Class Antagonism and Landed Property in the Functional Distribution of Income in Australia

By Collins, Joe | Journal of Australian Political Economy, Winter 2018 | Go to article overview

Class Antagonism and Landed Property in the Functional Distribution of Income in Australia


Collins, Joe, Journal of Australian Political Economy


The ratio of labour to capital share of GDP in Australia could be considered a crude indicator of the state of class struggle. Questions around who gets what beget enquiries into how exactly that process unfolds. However such queries are framed, the tension between conflictual social groups is palpable. Discerning the causes and consequences of the declining labour share of GDP presupposes some comprehension of why the capital share has increased. The following remarks attempt to integrate a third 'factor of production', land, into this societal milieu. The discussion proceeds in four parts: an introductory section arguing for broadening the scope of enquiry around the declining labour share of income; a brief historical survey of the development of rent theory emphasising the need to reintegrate a theory of landed property; an outline of some key issues to do with extractive industry, housing, landed property and the declining labour share; then, concluding remarks reiterating the need to consider landed property in explanations for declining labour share of national income and some suggestions for how this argument could be substantiated in further studies.

The causes and consequences of the declining labour share of GDP have received widespread attention recently in media commentary and scholarly discourse. Consider the latest themes dominating media headlines in Australia. First, we have the attempt of the Australian Labor Party to deny self-managed retirees the right to claim cash refunds for excess dividend imputation credits (Benson, Brown & Kelly 2018). This policy initiative drew the ire of conservative commentators who labelled the move a part of 'Shorten's class-war' (ibid.).

Next, we have the claim from the Oxford Institute for Energy Studies that Australia is missing out on $90 billion in revenue from its natural gas exports because the 'Turnbull government has given up on collecting a meaningful amount of revenue from some of its most valuable resources' (Bagshaw 2018). According to this study, Australia will net $600 million from natural gas exports in 2018 whereas Qatar, with comparable endowments of natural gas, is set to capture $26.6 billion in resource revenues in the same year. The study recommends Australia adopt measures deployed by European countries, citing the current effective tax ratio of 21% in Australia in contrast to the 35% or more taken by the North Sea countries of Germany, Denmark, the Netherlands and Norway (ibid.).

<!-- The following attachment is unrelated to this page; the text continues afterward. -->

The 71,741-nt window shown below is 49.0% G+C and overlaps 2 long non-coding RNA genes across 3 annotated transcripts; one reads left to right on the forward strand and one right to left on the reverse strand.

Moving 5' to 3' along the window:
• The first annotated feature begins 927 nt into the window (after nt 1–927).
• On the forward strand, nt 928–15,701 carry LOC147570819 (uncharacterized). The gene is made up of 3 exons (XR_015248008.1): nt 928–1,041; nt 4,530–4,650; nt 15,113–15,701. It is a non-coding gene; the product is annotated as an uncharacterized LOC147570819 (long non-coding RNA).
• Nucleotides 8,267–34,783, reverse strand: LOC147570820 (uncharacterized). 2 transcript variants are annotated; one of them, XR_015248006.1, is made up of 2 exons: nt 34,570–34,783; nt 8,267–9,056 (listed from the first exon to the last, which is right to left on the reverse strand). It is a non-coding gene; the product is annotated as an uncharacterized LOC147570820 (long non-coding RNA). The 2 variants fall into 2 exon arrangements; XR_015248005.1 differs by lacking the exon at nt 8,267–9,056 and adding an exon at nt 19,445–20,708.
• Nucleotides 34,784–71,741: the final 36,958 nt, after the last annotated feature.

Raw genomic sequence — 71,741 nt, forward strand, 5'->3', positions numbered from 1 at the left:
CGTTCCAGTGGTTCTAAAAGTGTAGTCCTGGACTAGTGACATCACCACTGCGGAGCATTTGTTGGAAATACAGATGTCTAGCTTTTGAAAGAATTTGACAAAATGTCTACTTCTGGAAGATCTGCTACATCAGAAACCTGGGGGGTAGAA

Meanwhile, wage growth and the share of GDP accruing to workers in Australia are at historic lows. Australian Bureau of Statistics data reveal that in March 2017, labour compensation as a share of GDP had sunk to its lowest level since the ABS began collecting the data in 1959 (Stanford 2017). Stanford's contribution to this special edition of JAPE lays bare the inadequacies of much of the extant scholarship explaining why the labour share has declined so spectacularly. Most accounts are premised on functionalist views of the economy and therefore omit, on the basis of blinkered methodology, the point that factor shares of GDP are primarily determined through class struggle constituted by the ability to make demands of employers through organised worker action. The HawkeKeating Labor Accords undermined the structural capacity of workers to promote wage growth and the declining factor share accruing to labour chronicles this deterioration of working class power.

From 1974-77 to 2014-17 the factor share accruing to labour declined by 8 percentage points, representing a redistribution away from labour of aggregate output of around $150 billion per year. One particular component of this shift in factor shares bears further examination: the gross operating surplus generated on owner-occupied dwellings, which registered an increase of 3 percentage points over this period. The role and character of landed property in Australia is examined in service of this aim. …

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